“You feel something happen inside,” Dana says. “There’s an energy that happens around a glimmer, and then your brain then marks it as well.”

Glimmers – small moments of joy –  how about these?

Raise your arms above your head in the ELDOA arm position –  invigorating
After 5 cycles of the general ELDOA – calmness
New clients reaction after releasing out of a cervical ELDOA – a sigh
The look on peoples faces after L5/S1 at the end of a class –  elation 

 There’s more. Find them when you move with us…our Movement “Pharmacy” is just what the integrative medicine and healthcare mindset ordered.

How You Exercise Impacts Your Mental Health—3 Surprising Findings From a Movement Therapist

Physical activity is good for you, there’s no arguing with that. But we want you to pay more attention to your relationship between movement and mental health. That’s because it’s not just a matter of if, but how, you’re moving that determines whether the connection is positive or negative.

Most of our communication is nonverbal and yet, when it comes to mental health, we rely on the 10 percent of our communication that is verbal to uncover, release, and rewire these huge mental and emotional issues. Pilates therapy and small group training is about using movement to tap into our body’s needs and get at the root cause of why we’re feeling what we’re feeling.

Here’s how movement—whether as part of exercise or daily life—plays a role in our overall mental and emotional health.

Taking a “bottoms up” approach to our mental health can build better thought patterns and behaviors

To truly comprehend how the way we move impacts our mental health, we have to understand just how deep the mind-body connection runs. This acknowledgement is often lacking in traditional mental health interventions that focus just on talk therapy, affirmations, or changing thought patterns.

While sometimes those mind-focused strategies can work well on their own, we content that this is taking a “top-down” approach, instead of the body-first, “bottom-up” approach that we have found (as well as thousands of clients over 20 + years of business more helpful. When our nervous system is stuck in a stress response, we can’t reason our way out of it—we have to feel our way. To really change our thoughts, we have to look at how our bodies contribute to and support those thoughts, because, believe it or not, that’s actually where they originate. It’s sensations, it’s experiences; taking in information through the body creates those thought patterns and habits.

The first step in this “bottom-up” approach is noticing how your body is responding when you feel a certain way: “Am I tense? Am I rigid? How much space am I taking up? What’s the rhythm of how I’m moving through the day? If we can start to notice that and then start to challenge it, or expand the way we’re moving in that moment, we can circumvent the mind patterns.

Exercise without self-awareness can negatively impact your mental health

This deep mind-body connection doesn’t turn off when you’re in workout mode—in fact, when we move more, we feel more—and that’s not always a positive thing. Take running, for instance. If I’m on the go, go, go, and I have a hard time slowing down, sprinting is not actually going to help me change that pattern. It’s just going to perpetuate the go, go go (some runners have, upon reflection, realized they were running away from something). The idea is not to give up the exercise you love but to approach it with more intention, and to implement other spectrums of movement—which for the “on-the-go” runner may be something slower-paced, like Pilates or yoga.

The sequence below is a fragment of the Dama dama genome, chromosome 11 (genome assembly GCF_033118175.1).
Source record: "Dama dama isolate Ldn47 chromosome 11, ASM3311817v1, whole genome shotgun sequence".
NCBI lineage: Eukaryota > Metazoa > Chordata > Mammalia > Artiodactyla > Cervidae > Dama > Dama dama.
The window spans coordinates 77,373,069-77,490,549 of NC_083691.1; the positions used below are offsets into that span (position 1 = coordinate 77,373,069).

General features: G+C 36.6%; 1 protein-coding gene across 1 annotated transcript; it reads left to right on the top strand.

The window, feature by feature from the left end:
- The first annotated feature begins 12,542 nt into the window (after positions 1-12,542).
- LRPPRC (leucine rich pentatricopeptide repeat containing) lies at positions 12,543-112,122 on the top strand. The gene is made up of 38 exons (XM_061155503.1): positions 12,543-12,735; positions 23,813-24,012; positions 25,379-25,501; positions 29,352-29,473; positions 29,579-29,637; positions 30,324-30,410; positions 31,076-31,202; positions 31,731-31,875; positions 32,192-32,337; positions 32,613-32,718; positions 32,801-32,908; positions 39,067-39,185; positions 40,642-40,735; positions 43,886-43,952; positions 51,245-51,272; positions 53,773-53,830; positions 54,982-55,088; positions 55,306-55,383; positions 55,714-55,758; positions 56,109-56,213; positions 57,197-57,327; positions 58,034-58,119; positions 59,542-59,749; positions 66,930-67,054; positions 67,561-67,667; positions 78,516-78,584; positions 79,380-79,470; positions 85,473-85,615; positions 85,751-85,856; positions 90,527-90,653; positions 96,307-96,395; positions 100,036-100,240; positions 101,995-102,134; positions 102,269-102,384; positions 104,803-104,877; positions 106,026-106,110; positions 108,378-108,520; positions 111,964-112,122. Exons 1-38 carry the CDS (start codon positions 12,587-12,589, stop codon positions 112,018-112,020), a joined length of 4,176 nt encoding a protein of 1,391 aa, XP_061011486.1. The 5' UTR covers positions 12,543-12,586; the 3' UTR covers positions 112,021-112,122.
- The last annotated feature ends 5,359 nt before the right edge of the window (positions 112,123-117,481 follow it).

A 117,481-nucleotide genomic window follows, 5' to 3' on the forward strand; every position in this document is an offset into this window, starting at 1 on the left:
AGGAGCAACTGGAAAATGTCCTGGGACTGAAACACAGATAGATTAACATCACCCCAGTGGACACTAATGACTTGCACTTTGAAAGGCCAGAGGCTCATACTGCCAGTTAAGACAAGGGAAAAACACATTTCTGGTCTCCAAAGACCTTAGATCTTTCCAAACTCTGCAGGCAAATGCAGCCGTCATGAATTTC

That’s not to say that how beneficial a form of exercise is to your mental health is correlated to its intensity level alone. Even yoga can lead to anxiety. It’s not the practice, it’s the execution.

How do you know if your current fitness routine is detrimental to your mental health? At Pilates Manitoba and MELT Method Winnipeg, we do a pre- and post-consultation, taking notice of how you feel before and after your workout. While exercise may leave you physically exhausted, she says, it should make you feel emotionally energized and recharged, or like you’ve been able to release something.Come and learn how to incorporate this in your workout life.

Movement can build emotional resilience

Just as changing up your exercise routine can make your body stronger, creating a “robust movement vocabulary” can also build emotional resilience. If you are used to moving all around; if something comes at you, you may not be expecting it, but you will be more able to get back on your feet to handle whatever is coming.

The same logic applies on an emotional level. It’s about trying new movement, or expanding the reach or the range of the movement you currently do, which could mean identifying if you are only using your lower body, or noticing that you’re often moving forward and backward but never twisting or moving side to side. We also suggest “expanding your definition of movement,” by incorporating more playfulness  in everyday life—like dancing while you do chores, or kicking a ball around the park.

We do these movements as kids, and then as we get older, we don’t have time for play when we need it most. We don’t have movement at our disposal, or we’re like ‘I’m not free anymore—I can’t do that.’ So having a robust movement vocabulary is literally building the embodied dictionary we carry with us.